Tata Motors has beaten all odds by posting record car sales despite the ravages of the pandemic and the semiconductor shortages that have caused worldwide disruptions to production.
“The last two years have been difficult for the auto industry and seeing Tata Motors grow two-and-a -half times is something that makes me proud,” said Shailesh Chandra, Managing Director, Tata Motors Passenger Vehicles and Tata Passenger Electric Mobility.
He made these comments whilst accepting the Manufacturer of the Year award on behalf of the company at the recent Autocar Awards 2022 ceremony. Ever since the pandemic engulfed the world in early 2020, Tata Motors has bucked the trend and outpaced the industry with zooming sales from 131,197 units in FY 20 to a projected 350,000 units in FY 22 based on the current sales momentum.
And now, with the dark clouds of the pandemic fast abating and the supply crunch of semiconductors easing, the company is gearing up for even more growth in a bullish market forecast to have clear skies ahead. According to industry sources, encouraged by strong demand across its product lines, Tata Motors has drawn up aggressive plans to produce over 500,000 cars a year. It is targeting sales of around 40,000 cars per month in the first few months of the next fiscal, rising to 50,000 units a month on the back of the new launches, additional variants and facelifts later in the year.
Tata Motors is believed to be focusing on the Nexon, Altroz and Punch as the main volume drivers since these are the most profitable models in its portfolio. Suppliers have been told to gear up for volumes of 15,000 Nexons per month of which over 3,000 are likely to be the all-electric variant. The long range Nexon EV, due in the first quarter of the next fiscal, is expected to further boost demand for Tata Motors' (and India’s) best-selling EV.
The company also has an ambitious target to sell over 10,000 units of the Altroz and Punch each per month. The Altroz has finally got an automatic option which should enhance demand whilst the Punch is making strong inroads into the lower end of the compact SUV segment, where there is not too much competition. Whatever balance capacity remains will be used for the Harrier/Safari and Tigor/Tiago models.
Interestingly, Tata Motors has no all-new models planned next fiscal except for the Nexon Coupe which in essence is a derivative of the current Nexon. The company appears to have prioritised investment in capacity over product development and is close to acquiring Ford’s Sanand plant.
The Sanand plant will augment Tata Motors capacity by an additional 240,000 units to 720,000 units per annum.
File shots of Ford's Sanand plant
At present, the company has a capacity of 480,000 units across multiple plants. The Nexon is produced at the Ranjangaon plant near Pune which is part of a manufacturing joint venture with Stellantis.
The Pimpri plant at Pune is home to the Harrier, Safari, Altroz and Punch while Tata’s own facility at Sanand (which was originally planned for the Nano) rolls out the Tiago and Tigor compact cars.
Once the Ford deal is sealed, the American automaker’s Sanand unit will, in all likelihood, be earmarked for new models across electric, CNG and the internal combustion engines. Tata is unlikely to produce its own engines at Ford’s Sanand plant as Ford has already indicated that it will retain the engine manufacturing business at the Sanand facility for exports. Hence, once the Tata takeover happens, its operations will be confined to the automobile production line with engines set aside for Ford. It now remains to be seen how quickly the transfer of ownership happens even while sources reiterate that the state government will ensure a speedy transition especially with the assembly elections scheduled to be held this year. “Sending out a positive message of being business-friendly and ensuring jobs will tilt the scales in favour of the present BJP regime in Gujarat,” they say.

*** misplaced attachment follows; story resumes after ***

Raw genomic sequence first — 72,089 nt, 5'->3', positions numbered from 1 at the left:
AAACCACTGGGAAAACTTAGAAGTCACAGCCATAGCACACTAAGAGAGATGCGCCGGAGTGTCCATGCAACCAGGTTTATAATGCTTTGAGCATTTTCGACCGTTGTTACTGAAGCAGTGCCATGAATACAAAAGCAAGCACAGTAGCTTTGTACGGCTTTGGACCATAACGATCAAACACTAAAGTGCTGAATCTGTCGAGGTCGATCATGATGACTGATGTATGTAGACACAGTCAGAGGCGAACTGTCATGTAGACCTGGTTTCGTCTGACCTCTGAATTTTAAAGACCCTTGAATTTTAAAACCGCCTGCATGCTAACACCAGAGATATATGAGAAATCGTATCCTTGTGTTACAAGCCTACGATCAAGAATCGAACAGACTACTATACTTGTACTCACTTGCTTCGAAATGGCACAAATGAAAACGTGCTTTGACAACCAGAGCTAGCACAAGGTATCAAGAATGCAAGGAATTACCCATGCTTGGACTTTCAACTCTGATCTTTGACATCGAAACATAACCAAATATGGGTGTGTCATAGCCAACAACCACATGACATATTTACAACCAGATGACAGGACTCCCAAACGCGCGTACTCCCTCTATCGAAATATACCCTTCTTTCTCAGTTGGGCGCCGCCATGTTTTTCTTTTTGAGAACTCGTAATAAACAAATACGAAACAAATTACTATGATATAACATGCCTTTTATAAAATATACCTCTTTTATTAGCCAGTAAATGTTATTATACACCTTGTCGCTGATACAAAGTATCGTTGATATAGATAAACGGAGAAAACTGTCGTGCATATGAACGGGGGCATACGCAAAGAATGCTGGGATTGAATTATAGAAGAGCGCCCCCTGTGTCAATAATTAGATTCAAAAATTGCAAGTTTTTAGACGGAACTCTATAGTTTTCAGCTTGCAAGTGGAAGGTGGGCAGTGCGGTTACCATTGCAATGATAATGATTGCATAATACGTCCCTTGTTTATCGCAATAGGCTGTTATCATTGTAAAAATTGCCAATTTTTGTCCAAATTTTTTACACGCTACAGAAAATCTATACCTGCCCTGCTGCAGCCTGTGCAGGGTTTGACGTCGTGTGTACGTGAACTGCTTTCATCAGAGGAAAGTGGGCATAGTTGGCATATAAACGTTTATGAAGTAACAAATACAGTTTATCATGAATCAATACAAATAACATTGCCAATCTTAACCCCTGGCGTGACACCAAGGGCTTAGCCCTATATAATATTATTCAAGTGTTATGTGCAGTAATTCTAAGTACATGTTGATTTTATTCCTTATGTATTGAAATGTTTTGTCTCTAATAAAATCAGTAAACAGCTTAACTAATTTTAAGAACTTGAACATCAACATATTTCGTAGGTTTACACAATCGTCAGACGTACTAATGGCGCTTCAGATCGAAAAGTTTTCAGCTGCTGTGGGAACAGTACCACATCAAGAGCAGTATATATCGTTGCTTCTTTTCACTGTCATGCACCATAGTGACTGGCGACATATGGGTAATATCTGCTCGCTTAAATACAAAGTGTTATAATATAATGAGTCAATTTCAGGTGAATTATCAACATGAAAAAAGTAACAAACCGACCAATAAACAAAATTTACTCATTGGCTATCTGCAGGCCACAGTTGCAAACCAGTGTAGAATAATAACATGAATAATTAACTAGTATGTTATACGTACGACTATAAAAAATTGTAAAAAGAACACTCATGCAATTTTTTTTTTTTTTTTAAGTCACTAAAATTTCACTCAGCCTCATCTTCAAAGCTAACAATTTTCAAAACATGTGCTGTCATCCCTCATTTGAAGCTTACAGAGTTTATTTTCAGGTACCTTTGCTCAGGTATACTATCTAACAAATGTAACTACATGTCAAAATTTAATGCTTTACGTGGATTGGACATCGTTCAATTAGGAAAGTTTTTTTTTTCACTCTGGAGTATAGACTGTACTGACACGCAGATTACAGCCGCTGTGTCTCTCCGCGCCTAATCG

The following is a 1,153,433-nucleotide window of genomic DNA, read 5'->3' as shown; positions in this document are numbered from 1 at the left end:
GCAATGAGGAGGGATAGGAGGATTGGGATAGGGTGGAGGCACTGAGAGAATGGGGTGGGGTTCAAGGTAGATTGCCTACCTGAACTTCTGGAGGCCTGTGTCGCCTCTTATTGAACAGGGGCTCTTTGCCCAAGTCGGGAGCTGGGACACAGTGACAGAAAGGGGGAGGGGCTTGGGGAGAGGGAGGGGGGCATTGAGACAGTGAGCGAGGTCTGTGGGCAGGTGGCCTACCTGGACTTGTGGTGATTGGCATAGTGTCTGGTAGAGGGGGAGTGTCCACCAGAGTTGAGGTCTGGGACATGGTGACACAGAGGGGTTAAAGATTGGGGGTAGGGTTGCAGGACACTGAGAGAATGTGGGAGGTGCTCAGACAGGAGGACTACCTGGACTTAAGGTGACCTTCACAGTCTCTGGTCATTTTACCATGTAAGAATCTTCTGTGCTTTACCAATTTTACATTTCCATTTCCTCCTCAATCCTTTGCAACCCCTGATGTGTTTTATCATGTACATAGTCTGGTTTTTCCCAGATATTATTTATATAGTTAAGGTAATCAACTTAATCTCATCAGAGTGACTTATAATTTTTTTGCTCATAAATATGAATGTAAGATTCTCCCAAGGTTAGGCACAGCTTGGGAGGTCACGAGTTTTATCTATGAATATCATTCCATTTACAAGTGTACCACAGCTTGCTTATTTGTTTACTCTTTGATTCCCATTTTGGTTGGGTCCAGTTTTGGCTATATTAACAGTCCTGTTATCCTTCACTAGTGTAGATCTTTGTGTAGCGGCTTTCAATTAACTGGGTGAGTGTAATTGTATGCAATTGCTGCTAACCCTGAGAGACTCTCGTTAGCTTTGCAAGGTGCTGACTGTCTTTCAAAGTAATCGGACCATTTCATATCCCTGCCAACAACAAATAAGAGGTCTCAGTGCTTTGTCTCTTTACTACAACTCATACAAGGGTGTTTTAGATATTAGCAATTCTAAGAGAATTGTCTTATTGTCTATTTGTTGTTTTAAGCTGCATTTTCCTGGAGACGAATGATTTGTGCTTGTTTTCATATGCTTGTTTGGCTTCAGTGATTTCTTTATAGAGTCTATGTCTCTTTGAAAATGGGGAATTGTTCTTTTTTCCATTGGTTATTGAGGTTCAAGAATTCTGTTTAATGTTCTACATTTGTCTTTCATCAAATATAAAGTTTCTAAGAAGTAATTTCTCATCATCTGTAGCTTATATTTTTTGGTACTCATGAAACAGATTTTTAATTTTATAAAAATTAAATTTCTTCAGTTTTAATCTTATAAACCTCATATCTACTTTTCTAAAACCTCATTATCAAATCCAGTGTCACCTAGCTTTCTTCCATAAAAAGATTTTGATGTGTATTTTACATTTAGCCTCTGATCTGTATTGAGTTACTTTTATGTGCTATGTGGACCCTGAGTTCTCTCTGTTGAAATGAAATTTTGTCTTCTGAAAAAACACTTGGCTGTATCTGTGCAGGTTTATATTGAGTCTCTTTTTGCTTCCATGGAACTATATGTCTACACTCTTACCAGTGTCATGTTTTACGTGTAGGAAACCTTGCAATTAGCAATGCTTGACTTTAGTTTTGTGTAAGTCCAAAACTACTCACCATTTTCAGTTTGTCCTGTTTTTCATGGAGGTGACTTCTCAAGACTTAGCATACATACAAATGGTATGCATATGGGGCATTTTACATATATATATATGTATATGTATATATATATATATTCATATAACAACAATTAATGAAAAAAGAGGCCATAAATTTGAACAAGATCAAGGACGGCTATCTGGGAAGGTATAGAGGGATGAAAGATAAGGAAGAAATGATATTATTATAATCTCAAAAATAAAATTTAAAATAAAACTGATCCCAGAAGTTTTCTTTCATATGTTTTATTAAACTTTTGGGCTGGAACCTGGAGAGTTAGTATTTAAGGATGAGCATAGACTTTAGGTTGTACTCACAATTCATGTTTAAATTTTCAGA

Incidentally, it was Gujarat which literally laid out the red carpet for Tata Motors in 2008 when the company decided to slam the brakes on the Nano project in West Bengal. The government wasted little time in offering Sanand as an alternative location and this became home to the people’s car.
Since then, Gujarat has attracted more brands to the state and just last week, Maruti-Suzuki announced an investment of Rs 10,440 crore in EV and battery manufacturing.
As for Ford, it still has its other facility at Maraimalainagar near Chennai to reckon with where the Tamil Nadu government is anxious to find a buyer. In fact, recent meetings between the Tata Group Chairman, N. Chandrasekaran and Chief Minister MK Stalin sparked speculation that the company was considering this plant but it was never an option for Tata Motors.
“The Maraimalainagar plant does not have the desired flexibility in manufacturing and can only make two models which ruled it out,” said a Ford source. The Sanand facility in comparison is a state-of-the-art manufacturing facility which “Tata Motors could get for a bargain,” said the source.
However, the Sanand plant too poses its own set of challenges which is why Tata Motors has not been in a rush to snap it up. Built to Ford’s global standards, it has a body shop with over 90 percent robotisation. Whilst this level bodes well for quality and productivity, sources say that it requires “a minimum volume of 100,000 units a year for operational breakeven”.
However, given the strong pull on current products and a slew of EVs planned in the coming years, Tata Motors is confident about mopping up the big jump in capacity the Sanand plant brings. There’s no doubt that Tata Motors is on a roll. It overtook Hyundai as the number two player in December 2021 and given the company’s sales trajectory this decade could see the stakes shift in favour of Tata Motors as a serious rival to market leader Maruti Suzuki.
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